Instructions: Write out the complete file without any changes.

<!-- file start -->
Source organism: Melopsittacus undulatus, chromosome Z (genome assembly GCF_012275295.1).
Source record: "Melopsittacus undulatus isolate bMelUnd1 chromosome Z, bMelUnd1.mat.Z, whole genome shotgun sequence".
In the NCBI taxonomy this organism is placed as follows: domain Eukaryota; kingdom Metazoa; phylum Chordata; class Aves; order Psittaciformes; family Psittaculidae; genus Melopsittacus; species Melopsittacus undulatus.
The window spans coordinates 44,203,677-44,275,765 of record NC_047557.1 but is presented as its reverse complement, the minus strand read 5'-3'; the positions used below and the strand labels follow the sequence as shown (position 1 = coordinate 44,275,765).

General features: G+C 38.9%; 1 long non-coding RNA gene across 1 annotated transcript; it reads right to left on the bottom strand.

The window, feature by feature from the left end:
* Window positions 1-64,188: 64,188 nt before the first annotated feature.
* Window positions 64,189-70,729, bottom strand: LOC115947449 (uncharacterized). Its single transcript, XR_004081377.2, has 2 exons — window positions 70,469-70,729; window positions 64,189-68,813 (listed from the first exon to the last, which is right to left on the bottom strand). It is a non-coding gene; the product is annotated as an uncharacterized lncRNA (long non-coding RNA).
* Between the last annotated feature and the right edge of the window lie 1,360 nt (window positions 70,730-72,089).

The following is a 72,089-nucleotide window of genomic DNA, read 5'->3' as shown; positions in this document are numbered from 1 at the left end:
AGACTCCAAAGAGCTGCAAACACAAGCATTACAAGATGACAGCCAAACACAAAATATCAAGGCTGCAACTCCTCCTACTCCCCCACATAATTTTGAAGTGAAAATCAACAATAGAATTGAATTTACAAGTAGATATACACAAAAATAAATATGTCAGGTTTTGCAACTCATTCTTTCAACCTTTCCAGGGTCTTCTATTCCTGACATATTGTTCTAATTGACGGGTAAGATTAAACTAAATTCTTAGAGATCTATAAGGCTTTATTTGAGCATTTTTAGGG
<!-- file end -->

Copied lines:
Source organism: Melopsittacus undulatus, chromosome Z (genome assembly GCF_012275295.1).
Source record: "Melopsittacus undulatus isolate bMelUnd1 chromosome Z, bMelUnd1.mat.Z, whole genome shotgun sequence".
In the NCBI taxonomy this organism is placed as follows: domain Eukaryota; kingdom Metazoa; phylum Chordata; class Aves; order Psittaciformes; family Psittaculidae; genus Melopsittacus; species Melopsittacus undulatus.
The window spans coordinates 44,203,677-44,275,765 of record NC_047557.1 but is presented as its reverse complement, the minus strand read 5'-3'; the positions used below and the strand labels follow the sequence as shown (position 1 = coordinate 44,275,765).

General features: G+C 38.9%; 1 long non-coding RNA gene across 1 annotated transcript; it reads right to left on the bottom strand.

The window, feature by feature from the left end:
* Window positions 1-64,188: 64,188 nt before the first annotated feature.
* Window positions 64,189-70,729, bottom strand: LOC115947449 (uncharacterized). Its single transcript, XR_004081377.2, has 2 exons — window positions 70,469-70,729; window positions 64,189-68,813 (listed from the first exon to the last, which is right to left on the bottom strand). It is a non-coding gene; the product is annotated as an uncharacterized lncRNA (long non-coding RNA).
* Between the last annotated feature and the right edge of the window lie 1,360 nt (window positions 70,730-72,089).

The following is a 72,089-nucleotide window of genomic DNA, read 5'->3' as shown; positions in this document are numbered from 1 at the left end:
AGACTCCAAAGAGCTGCAAACACAAGCATTACAAGATGACAGCCAAACACAAAATATCAAGGCTGCAACTCCTCCTACTCCCCCACATAATTTTGAAGTGAAAATCAACAATAGAATTGAATTTACAAGTAGATATACACAAAAATAAATATGTCAGGTTTTGCAACTCATTCTTTCAACCTTTCCAGGGTCTTCTATTCCTGACATATTGTTCTAATTGACGGGTAAGATTAAACTAAATTCTTAGAGATCTATAAGGCTTTATTTGAGCATTTTTAGGG